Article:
Second Life will live on after Project Sansar opens its doors as a parallel universe, probably under a new name.
“It’s still very popular and very successful, so we have no plans to discontinue it,” Altberg says. Second Life now hosts about 900,000 active users a month—a bit lower than its peak of about a million years ago. As a private company, Linden Lab doesn’t disclose its revenues. It had raised a total of about $30 million in equity financing by 2006.
Linden’s employee count is now more than 213 “and we’re hiring as fast as we can,” Altberg says. Most of the new hires will support Project Sansar.
Linden plans to make it easy for Second Life denizens to migrate their virtual activities to Project Sansar. But the alternate virtual world will have new features, and will operate by somewhat different rules.
Altberg says the company is looking to scale up on a number of fronts, including the size of events that can be held in Project Sansar, the number of avatars participating, and the amount of money users can make through their projects.
For example, Linden wants users to be able to make an unlimited number of “copies” of profitable constructs they’ve created. If an entrepreneur builds a virtual chemistry lab for a college class, that lab could also be sold to other colleges that want to teach chemistry, Altberg says.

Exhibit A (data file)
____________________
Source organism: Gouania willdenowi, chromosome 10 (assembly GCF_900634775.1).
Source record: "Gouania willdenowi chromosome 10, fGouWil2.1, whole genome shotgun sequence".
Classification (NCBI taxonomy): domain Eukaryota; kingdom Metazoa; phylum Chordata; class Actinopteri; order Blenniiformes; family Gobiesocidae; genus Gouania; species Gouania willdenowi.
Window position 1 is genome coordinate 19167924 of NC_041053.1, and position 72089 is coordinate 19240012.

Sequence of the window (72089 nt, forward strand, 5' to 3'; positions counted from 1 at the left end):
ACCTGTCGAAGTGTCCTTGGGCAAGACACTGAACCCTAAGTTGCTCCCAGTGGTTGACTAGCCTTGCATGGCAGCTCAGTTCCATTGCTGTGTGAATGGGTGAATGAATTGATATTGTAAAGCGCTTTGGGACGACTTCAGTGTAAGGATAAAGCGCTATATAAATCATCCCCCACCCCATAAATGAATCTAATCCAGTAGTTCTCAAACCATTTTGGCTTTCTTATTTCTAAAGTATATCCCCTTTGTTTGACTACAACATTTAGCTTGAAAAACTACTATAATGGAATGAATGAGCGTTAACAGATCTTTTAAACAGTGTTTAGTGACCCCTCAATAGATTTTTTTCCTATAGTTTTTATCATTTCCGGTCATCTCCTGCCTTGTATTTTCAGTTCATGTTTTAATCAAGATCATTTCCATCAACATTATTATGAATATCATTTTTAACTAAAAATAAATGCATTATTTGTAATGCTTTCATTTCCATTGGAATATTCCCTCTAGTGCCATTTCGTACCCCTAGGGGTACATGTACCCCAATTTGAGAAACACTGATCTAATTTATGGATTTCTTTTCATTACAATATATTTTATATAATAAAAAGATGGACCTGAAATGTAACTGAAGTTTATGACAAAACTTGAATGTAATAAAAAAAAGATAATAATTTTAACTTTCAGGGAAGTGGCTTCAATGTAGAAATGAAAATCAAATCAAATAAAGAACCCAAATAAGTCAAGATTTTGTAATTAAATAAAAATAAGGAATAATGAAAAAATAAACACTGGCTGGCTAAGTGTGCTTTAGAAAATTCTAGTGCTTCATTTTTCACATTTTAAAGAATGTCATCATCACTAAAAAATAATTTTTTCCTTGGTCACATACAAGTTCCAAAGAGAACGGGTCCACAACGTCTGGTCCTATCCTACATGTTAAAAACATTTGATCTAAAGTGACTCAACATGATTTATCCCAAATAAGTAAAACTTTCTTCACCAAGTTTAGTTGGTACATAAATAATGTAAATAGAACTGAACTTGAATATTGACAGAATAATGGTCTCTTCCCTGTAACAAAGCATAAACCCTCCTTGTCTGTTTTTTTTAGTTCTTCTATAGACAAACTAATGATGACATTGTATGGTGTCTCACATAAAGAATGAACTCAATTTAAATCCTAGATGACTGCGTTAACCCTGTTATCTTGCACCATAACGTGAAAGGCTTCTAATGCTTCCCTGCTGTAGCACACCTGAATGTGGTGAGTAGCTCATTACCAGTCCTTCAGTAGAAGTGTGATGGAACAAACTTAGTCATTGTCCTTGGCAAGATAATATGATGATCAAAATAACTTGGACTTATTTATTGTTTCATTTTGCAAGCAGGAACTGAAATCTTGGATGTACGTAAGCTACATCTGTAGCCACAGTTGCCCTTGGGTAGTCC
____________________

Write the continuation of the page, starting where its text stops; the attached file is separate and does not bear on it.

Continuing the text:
Competition within the virtual community might heat up in Project Sansar, because Linden wants to lower the barriers to entry for creators and entrepreneurs. The company is working on tools to make it easier to build something for advanced virtual reality hardware without being a professional developer. It’s also changing its revenue model.
Rather than making most of its money renting land, Linden would make land cheaper, but charge taxes on users’ revenues from in-world businesses once they’ve succeeded. This could open up the site to new kinds of businesses, Altberg says.
“Some businesses in Second Life may not have the same success in Sansar,” Altberg says.